Willingham is showing that, first of all, we bring our background knowledge to bear on problems; that our background knowledge relates usually only to the surface structure of problems, not to their underlying deep structure hence we may often miss seeing the common factors and therefore the principles to apply to similar problems. He then examines how knowledge of how to solve a problem gets transferred to similar problems which have new or different surface structures.
He relates an experiment which gave the same math problems to groups of American and Chinese students. 75% of the American students solved the problem compared to 25 % of the Chinese students. It was surmised that the reason was cultural: the problem was similar to one faced by Hansel and Gretel in the Grimms’ fairy tale, which most of the American students knew whereas most of the Chinese students were unfamiliar with it. A second problem was given, this time based on a Chinese folk tale, and the percentage of solvers from each culture was reversed. Willingham continues:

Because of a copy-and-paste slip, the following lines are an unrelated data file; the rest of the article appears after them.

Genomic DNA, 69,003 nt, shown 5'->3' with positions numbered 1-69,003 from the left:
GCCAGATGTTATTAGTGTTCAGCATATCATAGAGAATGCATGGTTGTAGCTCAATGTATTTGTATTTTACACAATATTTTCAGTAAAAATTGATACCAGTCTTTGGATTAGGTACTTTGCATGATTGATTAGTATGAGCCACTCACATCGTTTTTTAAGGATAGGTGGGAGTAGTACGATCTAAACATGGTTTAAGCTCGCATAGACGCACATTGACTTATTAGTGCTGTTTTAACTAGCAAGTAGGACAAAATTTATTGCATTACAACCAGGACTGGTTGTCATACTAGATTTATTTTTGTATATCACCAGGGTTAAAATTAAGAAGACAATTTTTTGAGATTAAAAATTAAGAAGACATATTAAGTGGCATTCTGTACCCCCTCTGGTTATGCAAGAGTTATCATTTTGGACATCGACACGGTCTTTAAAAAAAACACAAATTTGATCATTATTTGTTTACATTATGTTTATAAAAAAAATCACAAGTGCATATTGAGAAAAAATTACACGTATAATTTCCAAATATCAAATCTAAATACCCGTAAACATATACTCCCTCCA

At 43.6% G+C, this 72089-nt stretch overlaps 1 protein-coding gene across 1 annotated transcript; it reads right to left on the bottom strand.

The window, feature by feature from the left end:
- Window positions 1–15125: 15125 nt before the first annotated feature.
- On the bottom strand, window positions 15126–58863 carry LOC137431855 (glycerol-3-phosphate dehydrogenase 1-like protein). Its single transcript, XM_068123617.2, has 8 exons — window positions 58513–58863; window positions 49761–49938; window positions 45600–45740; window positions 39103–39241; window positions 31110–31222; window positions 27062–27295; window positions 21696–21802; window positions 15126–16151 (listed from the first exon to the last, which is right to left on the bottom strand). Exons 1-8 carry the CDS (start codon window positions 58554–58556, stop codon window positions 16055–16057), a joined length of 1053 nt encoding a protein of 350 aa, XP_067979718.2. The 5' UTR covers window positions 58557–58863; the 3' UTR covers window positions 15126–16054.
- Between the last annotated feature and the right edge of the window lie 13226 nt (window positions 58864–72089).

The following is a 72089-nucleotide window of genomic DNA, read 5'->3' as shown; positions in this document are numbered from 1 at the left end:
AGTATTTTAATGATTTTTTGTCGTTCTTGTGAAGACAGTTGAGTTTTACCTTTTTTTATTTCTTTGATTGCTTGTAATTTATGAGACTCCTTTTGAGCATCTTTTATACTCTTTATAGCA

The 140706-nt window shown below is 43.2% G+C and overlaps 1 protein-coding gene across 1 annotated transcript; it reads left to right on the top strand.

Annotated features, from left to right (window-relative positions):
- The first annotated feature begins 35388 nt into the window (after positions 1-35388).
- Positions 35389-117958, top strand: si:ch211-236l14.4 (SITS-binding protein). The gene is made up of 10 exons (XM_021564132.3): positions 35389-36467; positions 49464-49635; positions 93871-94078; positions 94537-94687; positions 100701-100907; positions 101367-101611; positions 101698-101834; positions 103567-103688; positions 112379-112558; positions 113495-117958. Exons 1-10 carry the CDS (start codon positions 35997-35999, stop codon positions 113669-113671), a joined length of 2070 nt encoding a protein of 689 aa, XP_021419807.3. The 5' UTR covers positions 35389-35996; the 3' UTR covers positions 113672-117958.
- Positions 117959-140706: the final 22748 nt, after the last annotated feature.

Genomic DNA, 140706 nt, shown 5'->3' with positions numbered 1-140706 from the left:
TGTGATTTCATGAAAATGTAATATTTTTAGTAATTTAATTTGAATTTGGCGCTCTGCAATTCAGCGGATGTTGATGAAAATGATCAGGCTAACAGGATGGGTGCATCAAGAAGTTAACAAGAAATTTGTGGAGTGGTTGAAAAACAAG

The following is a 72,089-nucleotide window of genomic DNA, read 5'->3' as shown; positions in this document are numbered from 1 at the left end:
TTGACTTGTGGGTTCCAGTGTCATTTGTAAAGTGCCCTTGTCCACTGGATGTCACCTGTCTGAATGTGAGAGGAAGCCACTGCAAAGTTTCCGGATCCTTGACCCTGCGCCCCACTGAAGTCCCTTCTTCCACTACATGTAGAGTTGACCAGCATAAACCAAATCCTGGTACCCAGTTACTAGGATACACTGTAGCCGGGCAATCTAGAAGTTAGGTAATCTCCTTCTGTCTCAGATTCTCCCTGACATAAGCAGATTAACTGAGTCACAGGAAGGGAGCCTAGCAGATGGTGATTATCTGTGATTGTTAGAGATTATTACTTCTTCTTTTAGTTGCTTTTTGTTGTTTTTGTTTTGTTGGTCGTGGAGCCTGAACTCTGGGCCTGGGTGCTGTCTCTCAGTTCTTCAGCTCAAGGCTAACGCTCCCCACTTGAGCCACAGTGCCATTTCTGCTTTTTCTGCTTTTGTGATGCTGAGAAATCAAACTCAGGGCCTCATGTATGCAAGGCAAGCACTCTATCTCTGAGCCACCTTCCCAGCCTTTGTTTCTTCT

It takes a good deal of practice with a problem type before students know it well enough to immediately recognize its deep structure, irrespective of the surface structure, as Americans did for the Hansel and Gretel problem… The deep structure of the problem is so well represented in their memory, that they immediately saw the structure when they read the problem.
Sounds like evidence for providing lots of cultural background information (including stories and fairy tales) in our language classes. It is also suggests, does it not, that the way to develop familiarity with the grammar of a language is not to teach the grammar directly, but rather to provide lots of comprehensible input: It takes a good deal of practice with a problem type before students know it well enough to immediately recognize its deep structure, irrespective of surface structure.
Willingham also takes a look at Critical Thinking Programs, and his conclusion based on the evidence, is that they take lots of time to implement – three years, with several hours of instruction … per week – and the benefits are modest (actually, he says that the studies that have been done have methodological problems, and only a small fraction of the have undergone peer review.)